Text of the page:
Community 360 once again brought Christmas to the hearts and ears of older folks who sometimes don’t find much Christmas otherwise. A gathering of volunteer musicians and singers presented a variety of Christmas music that brought smiles to the faces of people now living in elder care facilities as far away as Avoca, IA. These folks were transported to the Salvation Army KROC Center in SE Omaha for the annual “Christmas In Our Hearts” program. There were one or two presenters who have participated since its inception, a number like me who have been there a lot of years, and a few additional newcomers this year as well. Tesco Productions did the audio support for the event. Professional lighting was also provided and it even managed to “snow” inside once again. Community 360 makes it their mission to connect trained volunteers with people living in retirement communities and provide support for the facility’s staff as well. Paul Falkowski and his wife founded this organization over 20 years ago (known originally as Desert Ministries) as God tugged their hearts to show His love to those often forgotten or at least not regularly (sometimes never) visited. With some of us having aging parents and also knowing we’ve more than halfway crossed the center point of our lives, it’s good to know that besides family there’s persons who will hopefully still come by to pay us the respect and honor of a visit now and then, and bring some additional cheer to our lives as well. I guess that’s what the first Christmas was ultimately all about – God displaying His love to the least of us through the birth of His Son who was destined for the cross.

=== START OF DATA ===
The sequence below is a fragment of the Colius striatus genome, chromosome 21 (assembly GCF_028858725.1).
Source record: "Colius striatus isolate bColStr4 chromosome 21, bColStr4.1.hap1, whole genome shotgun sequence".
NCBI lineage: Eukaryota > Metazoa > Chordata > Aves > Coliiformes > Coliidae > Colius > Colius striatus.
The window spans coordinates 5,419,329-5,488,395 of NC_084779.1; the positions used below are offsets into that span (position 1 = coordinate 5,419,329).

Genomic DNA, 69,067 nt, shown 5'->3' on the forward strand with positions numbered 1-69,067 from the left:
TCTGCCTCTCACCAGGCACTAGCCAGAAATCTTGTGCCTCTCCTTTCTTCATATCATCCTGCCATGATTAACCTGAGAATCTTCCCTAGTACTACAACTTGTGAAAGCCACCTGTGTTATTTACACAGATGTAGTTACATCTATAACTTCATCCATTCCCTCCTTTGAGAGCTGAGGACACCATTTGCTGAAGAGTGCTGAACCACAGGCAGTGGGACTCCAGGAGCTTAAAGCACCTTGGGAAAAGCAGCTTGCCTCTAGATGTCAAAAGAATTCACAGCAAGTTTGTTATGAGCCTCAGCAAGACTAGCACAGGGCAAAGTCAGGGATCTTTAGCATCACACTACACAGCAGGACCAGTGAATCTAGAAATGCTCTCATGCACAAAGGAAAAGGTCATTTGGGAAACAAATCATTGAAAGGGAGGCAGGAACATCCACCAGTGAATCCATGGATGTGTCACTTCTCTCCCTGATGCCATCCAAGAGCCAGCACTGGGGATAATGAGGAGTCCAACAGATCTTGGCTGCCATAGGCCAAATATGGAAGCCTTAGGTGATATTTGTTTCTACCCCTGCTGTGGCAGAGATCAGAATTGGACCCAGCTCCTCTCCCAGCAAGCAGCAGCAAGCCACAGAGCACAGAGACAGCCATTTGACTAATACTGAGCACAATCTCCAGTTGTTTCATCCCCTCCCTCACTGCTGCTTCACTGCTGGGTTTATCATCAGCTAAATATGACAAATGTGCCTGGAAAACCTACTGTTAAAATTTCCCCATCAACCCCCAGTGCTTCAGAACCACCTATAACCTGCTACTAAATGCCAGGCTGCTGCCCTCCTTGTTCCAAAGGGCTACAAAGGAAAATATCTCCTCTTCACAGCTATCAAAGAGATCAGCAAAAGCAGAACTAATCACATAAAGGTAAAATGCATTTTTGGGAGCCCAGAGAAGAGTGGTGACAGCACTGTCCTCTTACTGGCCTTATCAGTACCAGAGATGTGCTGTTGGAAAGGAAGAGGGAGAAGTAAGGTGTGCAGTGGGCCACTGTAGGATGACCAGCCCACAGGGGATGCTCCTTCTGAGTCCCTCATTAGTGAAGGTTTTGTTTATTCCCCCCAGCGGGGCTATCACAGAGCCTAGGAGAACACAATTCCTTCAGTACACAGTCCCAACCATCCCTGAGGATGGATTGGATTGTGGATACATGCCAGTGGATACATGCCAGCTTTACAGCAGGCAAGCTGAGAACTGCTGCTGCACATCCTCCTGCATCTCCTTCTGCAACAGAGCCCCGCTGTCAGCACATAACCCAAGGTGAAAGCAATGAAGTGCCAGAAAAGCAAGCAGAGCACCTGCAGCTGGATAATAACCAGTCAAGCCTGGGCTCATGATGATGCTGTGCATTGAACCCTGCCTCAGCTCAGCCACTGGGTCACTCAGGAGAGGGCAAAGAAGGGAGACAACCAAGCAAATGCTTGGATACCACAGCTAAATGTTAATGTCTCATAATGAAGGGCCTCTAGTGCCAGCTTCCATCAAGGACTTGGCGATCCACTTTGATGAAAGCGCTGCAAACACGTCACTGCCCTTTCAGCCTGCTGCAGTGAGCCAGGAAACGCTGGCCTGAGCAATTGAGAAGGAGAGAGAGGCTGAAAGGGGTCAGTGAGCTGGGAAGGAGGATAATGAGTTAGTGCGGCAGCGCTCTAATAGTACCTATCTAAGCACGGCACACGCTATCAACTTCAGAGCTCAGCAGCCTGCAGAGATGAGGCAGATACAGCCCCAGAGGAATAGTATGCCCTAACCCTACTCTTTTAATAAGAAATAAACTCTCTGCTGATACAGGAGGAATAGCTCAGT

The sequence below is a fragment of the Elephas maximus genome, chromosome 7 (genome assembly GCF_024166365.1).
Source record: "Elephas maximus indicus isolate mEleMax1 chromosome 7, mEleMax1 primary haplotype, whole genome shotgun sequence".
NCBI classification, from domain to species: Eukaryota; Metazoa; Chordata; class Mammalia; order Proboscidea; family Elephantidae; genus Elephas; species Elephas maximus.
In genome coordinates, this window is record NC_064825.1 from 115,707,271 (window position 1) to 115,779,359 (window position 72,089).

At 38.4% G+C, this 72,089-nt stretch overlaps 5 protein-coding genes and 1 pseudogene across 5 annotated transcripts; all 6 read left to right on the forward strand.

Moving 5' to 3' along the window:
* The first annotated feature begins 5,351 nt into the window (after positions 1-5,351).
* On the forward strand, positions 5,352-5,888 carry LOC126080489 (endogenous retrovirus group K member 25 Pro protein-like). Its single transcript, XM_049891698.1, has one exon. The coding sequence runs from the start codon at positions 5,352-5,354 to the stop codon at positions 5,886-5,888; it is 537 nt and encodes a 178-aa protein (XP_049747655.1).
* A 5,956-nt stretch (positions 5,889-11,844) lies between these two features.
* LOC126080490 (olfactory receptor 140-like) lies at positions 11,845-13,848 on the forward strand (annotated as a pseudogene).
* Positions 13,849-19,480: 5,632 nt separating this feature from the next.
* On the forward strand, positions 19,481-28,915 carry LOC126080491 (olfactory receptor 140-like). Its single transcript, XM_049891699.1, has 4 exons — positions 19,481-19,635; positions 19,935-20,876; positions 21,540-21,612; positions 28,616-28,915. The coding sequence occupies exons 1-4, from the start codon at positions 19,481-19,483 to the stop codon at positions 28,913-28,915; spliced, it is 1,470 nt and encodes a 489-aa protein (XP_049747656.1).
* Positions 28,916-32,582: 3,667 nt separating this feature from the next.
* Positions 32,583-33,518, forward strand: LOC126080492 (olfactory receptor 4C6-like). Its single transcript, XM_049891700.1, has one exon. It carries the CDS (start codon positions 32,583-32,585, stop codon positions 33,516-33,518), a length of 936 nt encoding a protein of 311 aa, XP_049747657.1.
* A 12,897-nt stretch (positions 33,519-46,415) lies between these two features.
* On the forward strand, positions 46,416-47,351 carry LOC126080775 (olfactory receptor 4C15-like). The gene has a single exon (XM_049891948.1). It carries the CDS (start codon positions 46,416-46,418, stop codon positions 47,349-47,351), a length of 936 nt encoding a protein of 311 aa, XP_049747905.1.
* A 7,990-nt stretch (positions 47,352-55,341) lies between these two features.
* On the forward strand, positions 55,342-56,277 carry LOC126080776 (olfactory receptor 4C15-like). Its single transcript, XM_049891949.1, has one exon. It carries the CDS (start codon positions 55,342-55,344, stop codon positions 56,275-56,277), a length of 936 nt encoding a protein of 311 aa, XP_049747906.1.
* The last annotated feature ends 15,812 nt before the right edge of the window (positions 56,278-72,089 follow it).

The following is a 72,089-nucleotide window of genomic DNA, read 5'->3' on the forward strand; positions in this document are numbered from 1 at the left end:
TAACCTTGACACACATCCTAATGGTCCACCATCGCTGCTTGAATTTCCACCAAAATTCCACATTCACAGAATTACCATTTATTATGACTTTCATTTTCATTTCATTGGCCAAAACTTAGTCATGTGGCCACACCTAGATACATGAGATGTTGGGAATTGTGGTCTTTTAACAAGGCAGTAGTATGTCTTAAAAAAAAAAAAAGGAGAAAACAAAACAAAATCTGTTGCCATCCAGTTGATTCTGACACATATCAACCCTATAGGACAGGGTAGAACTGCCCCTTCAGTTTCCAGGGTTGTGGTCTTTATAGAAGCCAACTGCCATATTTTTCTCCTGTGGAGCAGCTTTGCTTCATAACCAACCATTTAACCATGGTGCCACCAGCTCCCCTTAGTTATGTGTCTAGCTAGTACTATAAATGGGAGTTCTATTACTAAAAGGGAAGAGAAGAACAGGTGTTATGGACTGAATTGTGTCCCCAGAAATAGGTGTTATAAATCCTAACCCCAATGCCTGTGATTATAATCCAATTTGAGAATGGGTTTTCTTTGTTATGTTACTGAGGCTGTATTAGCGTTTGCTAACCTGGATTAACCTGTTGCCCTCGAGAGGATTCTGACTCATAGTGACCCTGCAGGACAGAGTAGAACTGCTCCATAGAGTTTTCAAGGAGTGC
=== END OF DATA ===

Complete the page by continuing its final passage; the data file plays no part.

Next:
Tesco Productions was recently called on to help out with a music project for several high school students attending an area Christian High School. The instructor has been a long-time client and family friend who wanted to help her students expand their learning and challenge their creative skills by writing their own songs. Each student wrote their lyrics and then with the collaboration of the instructor these were set to music. With that part of the process completed she came into the studio and laid down the keyboard parts along with some additional enhancements as well as a practice vocal line. I then added a few more keyboarded and drum machine elements to round out the songs. Mixes were then provided with and without the vocal so each student could practice their song. A concert was held during which each music piece was presented and I’ve heard it went well. I’m glad we all had the opportunity to participate in this creative process and I hope and pray each one involved will continue to glorify the Creator in all areas of life.